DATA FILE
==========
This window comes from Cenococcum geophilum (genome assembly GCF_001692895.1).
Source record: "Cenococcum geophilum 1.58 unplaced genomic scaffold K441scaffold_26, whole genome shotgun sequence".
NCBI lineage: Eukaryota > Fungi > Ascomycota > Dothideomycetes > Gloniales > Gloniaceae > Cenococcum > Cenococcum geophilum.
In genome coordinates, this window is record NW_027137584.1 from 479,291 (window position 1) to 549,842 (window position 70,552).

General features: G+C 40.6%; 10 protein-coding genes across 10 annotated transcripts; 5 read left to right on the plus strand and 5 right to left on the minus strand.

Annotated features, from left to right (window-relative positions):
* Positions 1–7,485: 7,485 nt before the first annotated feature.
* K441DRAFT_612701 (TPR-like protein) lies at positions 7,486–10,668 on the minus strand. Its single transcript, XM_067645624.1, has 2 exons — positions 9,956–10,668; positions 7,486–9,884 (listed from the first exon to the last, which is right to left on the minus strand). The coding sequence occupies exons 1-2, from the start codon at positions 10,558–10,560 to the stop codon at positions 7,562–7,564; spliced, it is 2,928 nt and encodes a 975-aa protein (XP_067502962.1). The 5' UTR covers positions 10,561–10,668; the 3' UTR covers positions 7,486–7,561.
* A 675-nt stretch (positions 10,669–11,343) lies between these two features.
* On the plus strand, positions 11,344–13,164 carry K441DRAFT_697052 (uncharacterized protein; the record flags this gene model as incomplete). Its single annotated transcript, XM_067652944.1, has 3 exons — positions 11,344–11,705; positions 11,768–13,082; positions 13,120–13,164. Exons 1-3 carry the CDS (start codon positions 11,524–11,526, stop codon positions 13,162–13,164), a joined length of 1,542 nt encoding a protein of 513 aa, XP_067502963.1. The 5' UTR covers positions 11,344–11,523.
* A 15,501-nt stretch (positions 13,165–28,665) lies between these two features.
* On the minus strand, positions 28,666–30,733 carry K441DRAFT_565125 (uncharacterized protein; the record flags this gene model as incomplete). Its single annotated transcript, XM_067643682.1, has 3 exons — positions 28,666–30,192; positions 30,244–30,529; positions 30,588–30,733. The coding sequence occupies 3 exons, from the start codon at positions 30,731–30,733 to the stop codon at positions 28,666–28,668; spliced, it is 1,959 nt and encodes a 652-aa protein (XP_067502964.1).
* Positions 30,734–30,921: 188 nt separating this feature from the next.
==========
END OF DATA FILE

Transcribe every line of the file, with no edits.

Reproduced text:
This window comes from Cenococcum geophilum (genome assembly GCF_001692895.1).
Source record: "Cenococcum geophilum 1.58 unplaced genomic scaffold K441scaffold_26, whole genome shotgun sequence".
NCBI lineage: Eukaryota > Fungi > Ascomycota > Dothideomycetes > Gloniales > Gloniaceae > Cenococcum > Cenococcum geophilum.
In genome coordinates, this window is record NW_027137584.1 from 479,291 (window position 1) to 549,842 (window position 70,552).

General features: G+C 40.6%; 10 protein-coding genes across 10 annotated transcripts; 5 read left to right on the plus strand and 5 right to left on the minus strand.

Annotated features, from left to right (window-relative positions):
* Positions 1–7,485: 7,485 nt before the first annotated feature.
* K441DRAFT_612701 (TPR-like protein) lies at positions 7,486–10,668 on the minus strand. Its single transcript, XM_067645624.1, has 2 exons — positions 9,956–10,668; positions 7,486–9,884 (listed from the first exon to the last, which is right to left on the minus strand). The coding sequence occupies exons 1-2, from the start codon at positions 10,558–10,560 to the stop codon at positions 7,562–7,564; spliced, it is 2,928 nt and encodes a 975-aa protein (XP_067502962.1). The 5' UTR covers positions 10,561–10,668; the 3' UTR covers positions 7,486–7,561.
* A 675-nt stretch (positions 10,669–11,343) lies between these two features.
* On the plus strand, positions 11,344–13,164 carry K441DRAFT_697052 (uncharacterized protein; the record flags this gene model as incomplete). Its single annotated transcript, XM_067652944.1, has 3 exons — positions 11,344–11,705; positions 11,768–13,082; positions 13,120–13,164. Exons 1-3 carry the CDS (start codon positions 11,524–11,526, stop codon positions 13,162–13,164), a joined length of 1,542 nt encoding a protein of 513 aa, XP_067502963.1. The 5' UTR covers positions 11,344–11,523.
* A 15,501-nt stretch (positions 13,165–28,665) lies between these two features.
* On the minus strand, positions 28,666–30,733 carry K441DRAFT_565125 (uncharacterized protein; the record flags this gene model as incomplete). Its single annotated transcript, XM_067643682.1, has 3 exons — positions 28,666–30,192; positions 30,244–30,529; positions 30,588–30,733. The coding sequence occupies 3 exons, from the start codon at positions 30,731–30,733 to the stop codon at positions 28,666–28,668; spliced, it is 1,959 nt and encodes a 652-aa protein (XP_067502964.1).
* Positions 30,734–30,921: 188 nt separating this feature from the next.